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Dave's Tex - Mex, Tejano, Conjunto Site for the Diatonic Button Accordion - Ahora Bilingüe

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Intro
Intro en Español
**Mission Statement**
**The Tex Mex Accordion**
**The Basics**
**GFC Accordion**
**Señor Maestro Program**
**Major Scales**
**Chromatic Scale**
**Fingerings**
Right hand position
**Preparation for 3rds**
**Music Theory**
**Music Theory 2**
Music Theory 3
**Circle of Fifths**
**Arpeggios for the GFC Box**
Practicing with a metronome
Trinos and Apoyaturas
Thirds and Sixes
**Ear Training**
Music Theory Quiz
Music Theory Quiz 2
Music Theory Quiz 3
Finding the Song Key
Adornos
Remates and improvisations
Bellows Technique
The Basses
Guest Book
Contact Us
About Me
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Finding the Song Key
So you know the scales, now you want to learn a song

Many people figure out songs by ear but can't identify the key they are in.  Learning the song by ear will be a lot easier if you can identify the key of the song early on or even before you start to try it.
Here are some pointers to help you will this process.
1.  Which accordion are you playing?  For the purpose of this site I am basing everything on the GCF accordion.  The relative positions are the same for the other key combinations, but obviously you will be playing in different keys.
2.  Know your scales in single notes, thirds and sixes as discussed on the Señor Maestro page.  Know at least one inversion of all the major chords possible on your accordion.
3.  Know all the notes on your accordion notes. 
4.  Assume the logical which is as follows.
a.  Most Tejano / Norteña songs are in a major key.
b.  There are three major and three minor chords per key.
c.  A lot of songs only use the major chords.
d.  All songs in all kinds of music resolve after the 5 chord, if you can identify that, you know what key the song is in.
Refer to this chart.

chtable.jpg

Remember that G is similar in fingering to D and has many chords in common.
Remember that C is similar in fingering to G and has many chords in common.
Remember that F is similar in fingering to C and has many chords in common.
Remember that Bb is similar in fingering to F and has many chords in common.
Be aware of the similarities and differences in the fingering on the scales, thirds and sixes.  For example, if you are playing or learning a song with a D and a G chord, and the F1C5 position comes up, you have just eliminated the possibility that you are in the key of G.  This piece would then be in D.  (F1C5 corresponds to an A Major chord)
It's all a matter of elimination.
Note.  Keep in mind that not all songs are possible on every accordion.  Also, if the song is in the key of F for example and you have a GFC accordion, the original might have been played on a FBbEb accordion and you may not be able to play the song exactly as it is on the recording.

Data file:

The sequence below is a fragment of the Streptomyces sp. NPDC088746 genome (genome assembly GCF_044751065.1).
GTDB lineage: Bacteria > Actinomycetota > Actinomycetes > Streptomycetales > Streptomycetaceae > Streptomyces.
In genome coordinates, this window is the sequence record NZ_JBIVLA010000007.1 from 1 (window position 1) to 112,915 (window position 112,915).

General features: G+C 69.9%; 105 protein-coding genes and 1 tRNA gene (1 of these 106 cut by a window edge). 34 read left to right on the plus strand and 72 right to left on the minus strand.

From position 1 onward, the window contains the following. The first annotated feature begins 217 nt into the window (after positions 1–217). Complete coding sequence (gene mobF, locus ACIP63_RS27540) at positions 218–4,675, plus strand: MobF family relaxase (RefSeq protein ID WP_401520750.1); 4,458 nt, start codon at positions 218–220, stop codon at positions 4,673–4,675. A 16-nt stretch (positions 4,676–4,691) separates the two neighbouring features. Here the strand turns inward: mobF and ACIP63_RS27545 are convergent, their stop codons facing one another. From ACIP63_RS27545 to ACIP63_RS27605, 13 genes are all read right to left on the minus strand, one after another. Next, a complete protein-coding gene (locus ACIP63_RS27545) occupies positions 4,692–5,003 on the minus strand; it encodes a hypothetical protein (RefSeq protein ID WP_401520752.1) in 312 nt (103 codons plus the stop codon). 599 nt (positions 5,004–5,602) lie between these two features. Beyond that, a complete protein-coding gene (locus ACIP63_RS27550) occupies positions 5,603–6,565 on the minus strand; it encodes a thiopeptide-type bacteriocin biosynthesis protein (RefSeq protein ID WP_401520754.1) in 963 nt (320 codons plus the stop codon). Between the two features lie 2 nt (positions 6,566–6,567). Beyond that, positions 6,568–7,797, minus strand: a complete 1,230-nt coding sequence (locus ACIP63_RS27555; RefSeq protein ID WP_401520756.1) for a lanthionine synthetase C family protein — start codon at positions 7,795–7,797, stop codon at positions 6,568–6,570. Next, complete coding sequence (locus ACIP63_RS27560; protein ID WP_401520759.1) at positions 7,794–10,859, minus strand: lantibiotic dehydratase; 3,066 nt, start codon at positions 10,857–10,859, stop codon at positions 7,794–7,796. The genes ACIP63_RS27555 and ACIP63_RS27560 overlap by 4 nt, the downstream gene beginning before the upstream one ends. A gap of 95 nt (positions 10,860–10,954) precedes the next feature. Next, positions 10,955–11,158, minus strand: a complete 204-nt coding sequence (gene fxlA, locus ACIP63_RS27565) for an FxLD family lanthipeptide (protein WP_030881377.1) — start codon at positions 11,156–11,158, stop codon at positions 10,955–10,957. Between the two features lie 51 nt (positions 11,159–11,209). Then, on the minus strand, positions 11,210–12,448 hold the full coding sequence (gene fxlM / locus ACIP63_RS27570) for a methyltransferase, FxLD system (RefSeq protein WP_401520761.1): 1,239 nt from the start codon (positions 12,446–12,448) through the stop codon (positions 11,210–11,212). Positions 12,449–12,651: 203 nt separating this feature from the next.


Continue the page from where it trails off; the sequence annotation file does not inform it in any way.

Learning a song by ear and figuring out the key of the song is a process of elimination.  It helps greatly to be familiar with the style and typical structure of Tejano / Norteña music and of the song you are learning.  For example, Rancheras and Corridos have a lot in common but Cumbias, Boleros, Baladas etc. may have other common traits.  In the end however, identifying the chords in a song is usually the best step.
Let's say you can figure out that the song has a C chord and an F chord.  Looking at the chart above you might notice that those two chords appear together in both the keys of C and F.  So what key is it, C or F?  If I told you that I am almost positive that 99% of the time it would be in the key of F, would you believe me?
So why am I so sure.  Well, because I know that Latin music in general commonly uses the one and the five chord.  If this was a rock song, I wouldn't be so sure because Rock commonly uses the one and the four chord.
But only two chords still leaves a little room for error.  If you have 3 chords, there can be no doubt.  Again refer to the chart.  If the next chord is Bb, (and it usually will be in Norteña / Tejana music) then my theory that the song is in F was correct.  If the next chord is G, then we are probably working with a more Rock or Country or Folk type song and it is in the key of C.
Two other tricks to learning the key are:
1.  The last chord of a song will 99% of the time be the key chord.
2.  The first chord of the first verse, after all the introduction, will usually be the key chord.
By being aware of the one, four and especially five chord in a piece you are not only making it easier to identify the key, but also, you have opened your possibility of learning by ear, improvisation for that piece and really "hearing" the changes.
When learing songs by ear, start with easy pieces.  I like Los Tigrillos or Tigres del Norte.  Flaco Jimenez also has a lot of easy material.